The test consists of a closed-book exam with 65 multiple-choice questions broken down into five content areas. All items in the test were determined by a panel of CSIH experts who designed the exam and ensures its updated regularly; they periodically review the tasks and the needed knowledge requirements of successful professionals in the field. The domains embedded in the content area of study include the following:

  • Protect Infrastructure (7%) – Ensure all data, information, etc. associated with the incident are afforded all the protections they need. This section of the test measures the ability of the candidate to provide solutions to problems identified through vulnerability scans and perform changes to the IT infrastructures in response to incidents.
  • Event/Incident Detection (17%) – Provide a response and handling capability that is necessary to detect incidents rapidly. These questions test applicants on their ability to monitor systems and use data gathered for proper analysis: this includes collecting data, identifying missing ones and collect forensically important images and info.
  • Triage & Analysis (28%) – Perform incident triage and handling by determining scope, urgency, and potential impact of a security breach. This section tests the ability to categorize and prioritize events correctly, perform correlation analysis to identify links between incidents, referred for further analysis to understand the causes of events; as well, it focuses on the knowledge required to analyze the means of intrusions and perform vulnerability analysis in the determination of risks and threat levels posed by the incident.
  • Respond (40%) – This includes a series of questions that cover more specifically incident response strategies and tasking. The professional is tested on a number of steps that need to be taken in response to an incident, from changing passwords and hardening the system to removing the causes of the incident to communicating with and informing all stakeholders, as well as coordinating with other sections in the organization and law enforcement to ensure the most organic response to the incident. Logging and tracking gathered information is also the object of this section together with the correct sensitivity classification for all data collected. The variety and importance of all these topics explain why this section comprises of almost half of the questions of the exam.
  • Sustain (8%) – A section that focuses on aspects of sustaining the incident management function over time. This includes preparing staff and the infrastructure for better detection and response through risk assessments and vulnerability scanning tools.

Passing the test and obtaining the certification is, of course, only the first step. It is up to the credential holder to keep the CSIH certification current, as the certification is valid for 3 years. To retain official recognition, a professional must complete 60 professional development units during the 3-year renewal cycle and pay a $150 renewal fee.

What’s the Best Way to Train for the CSIH Exam?

There are several different pieces of training with the goal to educate new CSIHs, as well as annual conferences that bring professionals together to share their experiences and expertise with others in the field. Spreading info among members and the community at large, for example, is the main objective behind FIRST (the global Forum of Incident Response and Security Teams) Events and their Conferences on Computer Security Incident Handling around the world.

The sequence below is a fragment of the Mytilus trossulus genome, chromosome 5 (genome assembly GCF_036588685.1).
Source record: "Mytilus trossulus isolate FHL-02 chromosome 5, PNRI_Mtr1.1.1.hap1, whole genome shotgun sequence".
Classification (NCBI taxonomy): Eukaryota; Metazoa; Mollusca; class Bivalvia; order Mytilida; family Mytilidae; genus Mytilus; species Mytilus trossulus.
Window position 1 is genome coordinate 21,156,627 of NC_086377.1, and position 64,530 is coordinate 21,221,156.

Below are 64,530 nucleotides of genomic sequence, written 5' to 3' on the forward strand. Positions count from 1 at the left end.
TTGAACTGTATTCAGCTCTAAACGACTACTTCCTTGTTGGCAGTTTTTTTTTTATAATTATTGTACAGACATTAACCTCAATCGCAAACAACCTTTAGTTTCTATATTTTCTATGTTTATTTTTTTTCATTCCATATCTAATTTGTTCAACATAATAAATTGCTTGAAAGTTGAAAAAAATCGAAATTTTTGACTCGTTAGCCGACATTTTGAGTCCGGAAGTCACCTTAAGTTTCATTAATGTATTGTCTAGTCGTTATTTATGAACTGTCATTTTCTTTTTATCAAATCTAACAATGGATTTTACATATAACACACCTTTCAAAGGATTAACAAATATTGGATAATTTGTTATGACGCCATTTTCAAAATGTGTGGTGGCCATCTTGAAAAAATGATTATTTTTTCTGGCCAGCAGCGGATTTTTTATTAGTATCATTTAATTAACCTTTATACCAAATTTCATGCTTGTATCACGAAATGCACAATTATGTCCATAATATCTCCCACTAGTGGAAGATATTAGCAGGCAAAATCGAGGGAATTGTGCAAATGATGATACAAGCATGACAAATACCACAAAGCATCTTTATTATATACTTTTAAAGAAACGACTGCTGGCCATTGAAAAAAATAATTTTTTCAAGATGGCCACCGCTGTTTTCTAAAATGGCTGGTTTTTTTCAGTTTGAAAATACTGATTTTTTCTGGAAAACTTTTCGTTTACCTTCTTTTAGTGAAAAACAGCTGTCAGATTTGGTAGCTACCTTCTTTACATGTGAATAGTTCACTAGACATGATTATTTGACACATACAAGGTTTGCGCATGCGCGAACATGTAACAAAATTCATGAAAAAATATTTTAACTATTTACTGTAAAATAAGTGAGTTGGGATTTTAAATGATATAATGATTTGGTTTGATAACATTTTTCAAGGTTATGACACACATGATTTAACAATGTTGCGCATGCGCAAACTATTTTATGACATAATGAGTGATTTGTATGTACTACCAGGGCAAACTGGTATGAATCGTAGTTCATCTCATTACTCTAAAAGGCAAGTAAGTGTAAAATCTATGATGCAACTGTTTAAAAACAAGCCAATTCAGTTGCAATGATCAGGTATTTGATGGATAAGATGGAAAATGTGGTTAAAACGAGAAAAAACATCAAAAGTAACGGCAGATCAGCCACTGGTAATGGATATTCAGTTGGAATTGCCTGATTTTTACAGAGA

Of course, Carnegie Mellon University’s Software Engineering Institute provides training courses (Fundamentals of Incident Handling and Advanced Incident Handling) for computer security professionals who wish to become CERT-Certified Computer Security Incident Handlers. However, professionals can find online several other programs that can help them gain or refresh their knowledge required to pass the exam. The InfoSec Institute’s award-winning Incident Response Course, for example, that is part of its Network Forensics Training Boot Camp for the CERT-CSIH teaches students how to detect, contain and mitigate security incidents effectively. What’s more, there is even an opportunity to work on incident response fundamental skillsets while discovering incident handling.

As other certifications address the material covered by the CSIH exam, IT professionals can also look at studying options for these tests as well in order to broaden their knowledge: the EC-Council CIH certification, or the CREST-accredited Cyber Security Incident Response (CSIR) if not the GIAC Certified Incident Handler (GCIH) career paths—all are suitable choices.

Conclusion

Cyber-related security incidents could materialize at any time into a network of connected devices. A CSIH is very helpful in identifying sufficient details to enable the incident response team to respond to the event and allow the prompt resolution for the continuity of the business functions.

So, who needs a CSIH? Knowing organizations are prone to cyber incidents, for that reason they can see a valuable reason why not use the knowledge of such professionals. Those who are certified prove to their employers they have the knack and skills to ensure all events are handled properly. That’s why the exam tests the ability of candidates on a variety of topics that are essential in incident response and handling: This takes account of the technical skills required to face the incident and mitigate it on to the analysts’ abilities necessary to assess the attack and gather data to prevent future occurrences; as well, to identify culprits in addition to the soft skills (communication ability, team working and coordination skills) required to synchronize the efforts of all stakeholders for a prompt resolution of any IT incidents.

References

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Daniel
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Daniel